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‘A Dramatic Disconnect’

A disaster preparedness expert says the U.S. government's plans—and funding—to fight a potential deadly flu outbreak still fall short.

A fictional outbreak in a Hong Kong market spreads throughout the world in the upcoming TV movie, 'Fatal Contact; Bird Flu in America'
Ken George / ABC-AP
A fictional outbreak in a Hong Kong market spreads throughout the world in the upcoming TV movie, 'Fatal Contact; Bird Flu in America'
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WEB EXCLUSIVE
By Jennifer Barrett
Newsweek
Updated: 10:46 a.m. ET May 3, 2006

May 3, 2006 - Even as the White House prepares to unveil Wednesday a road map to its $7.1 billion plan to fight a potential flu pandemic, some public health officials worry that the government isn’t ready. Last fall, President George W. Bush announced Washington’s strategy to a deadly flu outbreak, including plans to stockpile millions of doses of antivirals and bird flu vaccine (now under development). The latest report outlines the roles of various branches of government, as well as the private sector, in trying to contain any potential pandemic and minimize its damage. Some of the suggestions—like preventing infections at work by asking employees to avoid shaking hands and staying three feet away from each other—have produced snickers. But the report's projection that an outbreak could kill up to 2 million Americans and affect 40 percent of the nation's workforce is deadly serious. NEWSWEEK’s Jennifer Barrett spoke with Dr. Irwin Redlener, director of the National Center for Disaster Preparedness at Columbia University’s Mailman School of Public Health, about the government’s plans. Excerpts:

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NEWSWEEK: According to the latest draft report, the government is preparing for a worst-case scenario of up to 2 million deaths in the United States. Is that realistic?
Dr. Irwin Redlener:
Unfortunately, almost anything is realistic because we don’t really know much about how virulent this virus would be when it becomes pandemic in form. So if we look at the 1918 Spanish flu as the benchmark, we had 3 percent or so on average of those infected dying. If 35 percent of the population, or about 100 million Americans, are infected now and somewhere between 2 to 3 percent die, that’s a really large number. It is feasible. But that’s just the beginning of the story. For every person who dies, we can expect somewhere between three and 10 more people who need to go to the hospital, and we don’t have the capacity to treat that many people in the United States. So you’ve got the emotional burden of people who don’t make it added to the extra logistical challenge of a health-care system that’s not too healthy itself now trying to treat an unprecedented number of people.

Dr. Irwin Redlener
Dr. Irwin Redlener

So the health-care system isn’t prepared to handle such numbers?

No—not even close. If we had a full-blown pandemic of the type we’re discussing, for example, about 700,000 to 800,000 people would need mechanical ventilators. We can’t afford them and we don’t have enough people who know how to use them. We only have about 105,000 mechanical ventilators in the United States now. We’re about to face the consequences of a health-care system that’s in essence been neglected and allowed to degrade over time. Now it’s too fragile to handle what could be an overwhelming emergency.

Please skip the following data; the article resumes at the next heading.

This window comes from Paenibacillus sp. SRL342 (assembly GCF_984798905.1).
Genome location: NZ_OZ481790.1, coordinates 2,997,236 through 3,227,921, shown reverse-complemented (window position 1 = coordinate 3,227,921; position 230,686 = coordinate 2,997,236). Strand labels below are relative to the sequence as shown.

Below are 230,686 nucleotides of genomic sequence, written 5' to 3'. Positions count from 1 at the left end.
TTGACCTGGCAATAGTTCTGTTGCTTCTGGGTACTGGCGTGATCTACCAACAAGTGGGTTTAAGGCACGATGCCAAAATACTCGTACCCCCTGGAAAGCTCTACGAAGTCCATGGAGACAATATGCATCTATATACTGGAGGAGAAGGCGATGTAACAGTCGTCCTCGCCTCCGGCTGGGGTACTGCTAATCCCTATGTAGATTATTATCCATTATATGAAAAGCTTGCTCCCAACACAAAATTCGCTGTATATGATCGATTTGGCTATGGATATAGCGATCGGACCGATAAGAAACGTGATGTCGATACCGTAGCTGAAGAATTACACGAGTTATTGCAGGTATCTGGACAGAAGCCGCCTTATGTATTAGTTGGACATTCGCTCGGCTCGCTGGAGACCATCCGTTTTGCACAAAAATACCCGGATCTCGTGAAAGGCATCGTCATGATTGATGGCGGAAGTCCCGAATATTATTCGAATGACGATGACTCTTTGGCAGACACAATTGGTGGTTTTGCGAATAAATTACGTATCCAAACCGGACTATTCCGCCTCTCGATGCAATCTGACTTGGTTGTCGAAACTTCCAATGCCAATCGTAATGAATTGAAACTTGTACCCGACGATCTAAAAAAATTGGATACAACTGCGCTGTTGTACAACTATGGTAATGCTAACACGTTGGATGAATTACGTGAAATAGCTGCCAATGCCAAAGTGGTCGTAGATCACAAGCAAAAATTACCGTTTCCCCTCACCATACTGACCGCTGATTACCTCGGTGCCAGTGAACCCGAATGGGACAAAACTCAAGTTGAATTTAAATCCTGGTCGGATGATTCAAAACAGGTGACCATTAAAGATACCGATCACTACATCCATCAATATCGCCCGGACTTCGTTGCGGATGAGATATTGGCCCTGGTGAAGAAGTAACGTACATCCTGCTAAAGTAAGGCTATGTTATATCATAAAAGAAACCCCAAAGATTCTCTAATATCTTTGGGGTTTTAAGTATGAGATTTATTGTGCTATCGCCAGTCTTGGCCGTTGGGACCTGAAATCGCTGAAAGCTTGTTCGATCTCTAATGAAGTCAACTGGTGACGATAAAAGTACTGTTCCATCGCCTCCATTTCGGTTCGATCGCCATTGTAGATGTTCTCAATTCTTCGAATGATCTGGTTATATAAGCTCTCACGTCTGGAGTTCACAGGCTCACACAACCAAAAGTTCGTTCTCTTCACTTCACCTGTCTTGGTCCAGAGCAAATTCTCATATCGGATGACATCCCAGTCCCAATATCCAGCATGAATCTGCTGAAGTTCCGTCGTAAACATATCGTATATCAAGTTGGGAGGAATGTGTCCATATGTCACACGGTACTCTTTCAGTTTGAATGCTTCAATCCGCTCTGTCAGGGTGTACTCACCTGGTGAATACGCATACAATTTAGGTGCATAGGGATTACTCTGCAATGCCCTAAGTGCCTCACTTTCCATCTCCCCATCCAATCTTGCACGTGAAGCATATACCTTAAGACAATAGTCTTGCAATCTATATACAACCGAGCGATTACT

This could be a good excuse to improve the health-care system.
The prospect of a pandemic should be putting us into high gear in terms of trying to fix the health-care system even before we get a pandemic. If we wait until it actually hits, it would be a very tragic wake-up call. And we want to avoid that. We want to start fixing the obvious problems in the system, including the fact that we have so many uninsured people. We have more than 40 million uninsured, which would be its own nightmare. At least a third of those people could be infected, so we’d have potentially 15 million uninsured people who will need access.

When we’re talking about an avian-flu pandemic, is it a question of when or if?
Most scientists really believe it is a question of when. There’s a small contingent of my colleagues who think we are making too big a deal about it. It is a judgment call for society. Do we bust the budget on pandemic flu preparedness or to treat AIDS or expand health care for children? It takes a lot of judgment and wisdom to make these kinds of decisions. And both of these seem to be in short supply these days.

I take it you’re not so impressed with the preparedness efforts thus far.
I am very concerned about the preparedness efforts because of a dramatic disconnect between what they put on paper to be done compared to resources actually made available to do them. I haven’t seen the latest report, but the one that came out in November provided a very detailed, comprehensive agenda for the United States and a completely unrealistic budget to go along with it. Out of the $7.1 billion allocated, more than 95 percent has been directed to vaccine development and stockpiling Tamiflu and antivirals.

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